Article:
In more than two decades as an administrator, she worked as Chief Executive of Flinders Medical Centre and Southern Health in Melbourne, Deputy Chief Executive of the Women’s and Children’s Hospital, in addition to other key roles at Family Planning Association of South Australia, Julia Farr Centre, National Health and Medical Research Council, Adelaide Women’s Community Health Centre and Director of Health Programs at the South Australian Health Commission. She is Cancer Council Australia Deputy Chair, since 2017, and a Director since 2013.

Banduk Marika with one of her famous artworks,
‘Djanda and sacred waterhole’, linocut, colour inks on paper, created 1984.

This year’s Australia Day Honours list also recognises esteemed indigenous artist Banduk Marika, who receives an AO. The first Yolngu printmaker from northeast Arnhem Land received an honorary Doctor of Letters from Flinders University in 2018, in recognition of her remarkable contributions as a First Nations artist and cultural advocate for the Yolngu people.

“These awards showcase the incredible value of our alumni who are making a difference in the world. Their achievements are at the very heart of what Flinders stands for. These honours are also a tacit tribute to the many academics and researchers who helped provide the foundation for their success”  says Flinders University’s Director of Alumni and Advancement Callista Thillou.

Other Australia Day honours recipients connected with Flinders University are:

  • Margaret Cook AO, alumnus, for distinguished service to human rights.
  • Professor Bruce Kemp AO, alumnus, for distinguished service to biomedical research, particularly to the study of protein phosphorylation.
  • Dawn Thorp AO, alumnus, for distinguished service to nursing, and to medicine, in the field of haematology.
  • Dr Bronte Ayers AM, former staff, for significant service to children’s charities, and to medicine as a cardiologist.
  • Professor John Beltrame AM, alumnus, for significant service to cardiovascular medicine, and to medical research and education.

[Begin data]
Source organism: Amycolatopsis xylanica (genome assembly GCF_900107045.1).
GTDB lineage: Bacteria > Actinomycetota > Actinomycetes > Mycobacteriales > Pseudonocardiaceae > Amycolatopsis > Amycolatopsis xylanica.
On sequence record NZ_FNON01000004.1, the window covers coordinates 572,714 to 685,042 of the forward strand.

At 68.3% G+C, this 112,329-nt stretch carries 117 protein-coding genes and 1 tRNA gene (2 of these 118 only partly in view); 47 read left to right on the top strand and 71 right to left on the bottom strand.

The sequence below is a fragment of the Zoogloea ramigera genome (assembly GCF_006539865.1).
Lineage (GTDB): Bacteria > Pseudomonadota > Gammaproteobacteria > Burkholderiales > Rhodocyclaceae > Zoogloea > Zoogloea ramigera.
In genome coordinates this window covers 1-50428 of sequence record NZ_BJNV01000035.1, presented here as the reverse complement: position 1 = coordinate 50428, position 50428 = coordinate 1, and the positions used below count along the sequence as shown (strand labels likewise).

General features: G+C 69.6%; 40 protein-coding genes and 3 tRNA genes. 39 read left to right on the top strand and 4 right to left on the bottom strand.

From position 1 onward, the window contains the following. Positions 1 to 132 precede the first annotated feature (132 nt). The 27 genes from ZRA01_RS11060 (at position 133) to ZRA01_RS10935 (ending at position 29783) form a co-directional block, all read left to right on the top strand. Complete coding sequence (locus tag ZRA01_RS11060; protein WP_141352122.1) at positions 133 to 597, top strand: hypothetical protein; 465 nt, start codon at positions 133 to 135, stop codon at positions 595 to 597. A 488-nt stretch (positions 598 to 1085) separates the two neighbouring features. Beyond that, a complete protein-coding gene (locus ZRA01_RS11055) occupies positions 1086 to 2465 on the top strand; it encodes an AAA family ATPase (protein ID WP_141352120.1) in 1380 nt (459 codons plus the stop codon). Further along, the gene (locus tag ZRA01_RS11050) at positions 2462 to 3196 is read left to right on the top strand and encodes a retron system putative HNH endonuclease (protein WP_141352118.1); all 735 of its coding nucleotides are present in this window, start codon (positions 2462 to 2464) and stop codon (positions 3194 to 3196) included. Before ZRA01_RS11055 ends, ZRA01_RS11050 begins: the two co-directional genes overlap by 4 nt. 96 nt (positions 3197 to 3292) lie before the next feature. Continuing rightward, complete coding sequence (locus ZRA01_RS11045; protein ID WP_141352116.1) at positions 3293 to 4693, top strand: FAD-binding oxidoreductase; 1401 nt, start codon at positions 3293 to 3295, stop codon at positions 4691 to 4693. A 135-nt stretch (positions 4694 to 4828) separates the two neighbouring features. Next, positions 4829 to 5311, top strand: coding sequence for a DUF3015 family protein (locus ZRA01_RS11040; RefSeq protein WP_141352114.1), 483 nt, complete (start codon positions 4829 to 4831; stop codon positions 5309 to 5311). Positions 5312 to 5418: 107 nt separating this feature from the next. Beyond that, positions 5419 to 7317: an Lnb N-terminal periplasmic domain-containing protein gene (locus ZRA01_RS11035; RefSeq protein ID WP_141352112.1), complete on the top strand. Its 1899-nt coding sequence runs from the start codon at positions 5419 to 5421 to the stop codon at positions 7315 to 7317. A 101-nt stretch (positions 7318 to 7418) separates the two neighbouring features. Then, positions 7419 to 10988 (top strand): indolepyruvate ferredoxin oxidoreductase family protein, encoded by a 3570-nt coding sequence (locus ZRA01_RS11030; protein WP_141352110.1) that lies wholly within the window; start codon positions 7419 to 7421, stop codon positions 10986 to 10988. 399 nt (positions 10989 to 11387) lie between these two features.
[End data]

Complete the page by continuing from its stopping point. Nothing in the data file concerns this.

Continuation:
• Peter Bicknell AM, Alumnus, for significant service to social welfare, and to the community of South Australia.
  • Dr Anne Chang AM, former staff and alumnus, for significant service to paediatric respiratory medicine as a clinician and researcher.
  • Bishop Daniel Hurley AM, alumnus, for significant service to the Catholic Church in Australia, and to the community of the Northern Territory.
  • Robert Mitchell AM, alumnus, For significant service to the community through charitable organisations, and to the Anglican Church of Australia.
  • Associate Professor Sarah Strasser AM, former staff, for service to medical education, particularly to rural general practice.
  • Professor Lyndall Ryan AM, alumnus and former professor of women’s studies (1986-98), for services to higher education.
  • Associate Professor Sarah Strasser AM, former Flinders NT assoc. dean Medical School (2010-14) and former director rural clinical school (2007-09).
  • Moira Deslandes AM, former field education supervisor (1989-99).
  • Stan Evans OAM, Former University Council Member.
  • Dr Robert Wright OAM, former senior visiting practitioner at Flinders, for services to medicine.
  • Susan Chapman OAM, alumnus, for service to conservation and the environment.
  • Alison Rosser OAM, alumnus, for service to the community.
  • Margaret Shore OAM, alumnus, for service to the international community of Indonesia through education programs.

For more information go to the Flinders Australia Day Honours wepage.